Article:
by Latoya Peterson
On Sunday night, I sat down to watch the premiere of The No. 1 Ladies’ Detective Agency after catching two or three specials on the making of the series while browsing HBO.
Now, let me just put this out there: I approached the series with some trepidation. First, I have never read the books. The novels, written by Alexander McCall Smith, are generally well received but knock up against some very strong views I hold about the narrative and stories of people of color. Since the voices of both women and PoCs tend to be marginalized in mainstream publishing, I try to seek out and support authors who would not otherwise be heard. So, instead of buying McCall Smith’s story about a woman from Botswana, I’d rather track down a book written by a woman from Botswana. I’ve written about this before in White Authors, Ethnic Characters and fleshed out my thoughts about times when it goes right and times when it goes wrong, but have decided to err on the side of supporting smaller authors (and smaller publishing houses).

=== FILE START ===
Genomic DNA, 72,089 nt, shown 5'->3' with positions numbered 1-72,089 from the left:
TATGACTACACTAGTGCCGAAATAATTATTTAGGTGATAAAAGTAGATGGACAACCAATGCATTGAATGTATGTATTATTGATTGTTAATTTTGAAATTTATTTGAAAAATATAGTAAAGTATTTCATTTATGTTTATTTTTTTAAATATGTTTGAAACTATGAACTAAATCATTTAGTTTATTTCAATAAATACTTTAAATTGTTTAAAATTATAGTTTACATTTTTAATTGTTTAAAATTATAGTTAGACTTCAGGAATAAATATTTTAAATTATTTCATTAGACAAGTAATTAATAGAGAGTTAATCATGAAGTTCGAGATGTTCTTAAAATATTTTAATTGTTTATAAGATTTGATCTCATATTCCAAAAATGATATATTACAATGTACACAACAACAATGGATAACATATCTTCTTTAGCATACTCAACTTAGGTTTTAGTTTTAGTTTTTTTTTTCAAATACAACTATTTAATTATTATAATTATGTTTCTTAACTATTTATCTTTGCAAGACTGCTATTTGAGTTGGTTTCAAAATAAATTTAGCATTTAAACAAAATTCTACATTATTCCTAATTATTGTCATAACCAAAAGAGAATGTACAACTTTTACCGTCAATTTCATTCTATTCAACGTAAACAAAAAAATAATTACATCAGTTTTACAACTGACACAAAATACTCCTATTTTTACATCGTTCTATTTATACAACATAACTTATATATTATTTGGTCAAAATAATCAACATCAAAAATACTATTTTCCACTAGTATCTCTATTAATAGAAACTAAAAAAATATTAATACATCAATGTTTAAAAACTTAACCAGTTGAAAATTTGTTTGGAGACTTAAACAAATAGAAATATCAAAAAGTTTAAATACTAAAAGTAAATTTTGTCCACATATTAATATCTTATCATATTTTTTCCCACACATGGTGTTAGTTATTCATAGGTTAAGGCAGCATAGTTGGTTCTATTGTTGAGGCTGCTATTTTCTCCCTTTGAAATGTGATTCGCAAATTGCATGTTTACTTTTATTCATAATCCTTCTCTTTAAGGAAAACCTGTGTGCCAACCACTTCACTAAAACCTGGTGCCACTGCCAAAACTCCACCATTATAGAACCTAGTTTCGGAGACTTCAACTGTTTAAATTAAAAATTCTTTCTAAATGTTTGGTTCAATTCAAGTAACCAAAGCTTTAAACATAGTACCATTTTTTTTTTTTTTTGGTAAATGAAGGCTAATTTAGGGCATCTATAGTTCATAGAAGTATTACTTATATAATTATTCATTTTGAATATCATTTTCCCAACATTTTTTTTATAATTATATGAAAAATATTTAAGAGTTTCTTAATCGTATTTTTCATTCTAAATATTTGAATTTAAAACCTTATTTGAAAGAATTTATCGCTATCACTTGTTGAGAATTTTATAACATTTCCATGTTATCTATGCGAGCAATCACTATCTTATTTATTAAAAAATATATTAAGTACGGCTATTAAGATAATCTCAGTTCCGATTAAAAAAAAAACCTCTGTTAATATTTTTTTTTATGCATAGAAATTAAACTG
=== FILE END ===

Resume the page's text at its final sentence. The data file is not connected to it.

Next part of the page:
However, the series was tempting to me from the get-go, as I love Jill Scott and like to support her work. In addition, the series is on HBO with a predominantly black cast in a time when diversity on television declines with each passing year.
Jill Scott stars as Precious Ramotswe, a kind hearted “woman of traditional build” with a penchant for mysteries and bush tea. Anika Noni Rose is Grace Makutsi, Precious’ quirky secretary. Lucian Msamati (J. L. B.Matekoni) and Desmond Dube (B K) round out the cast. Read the Post The No. 1 Ladies Detective Agency [Racialicious Review]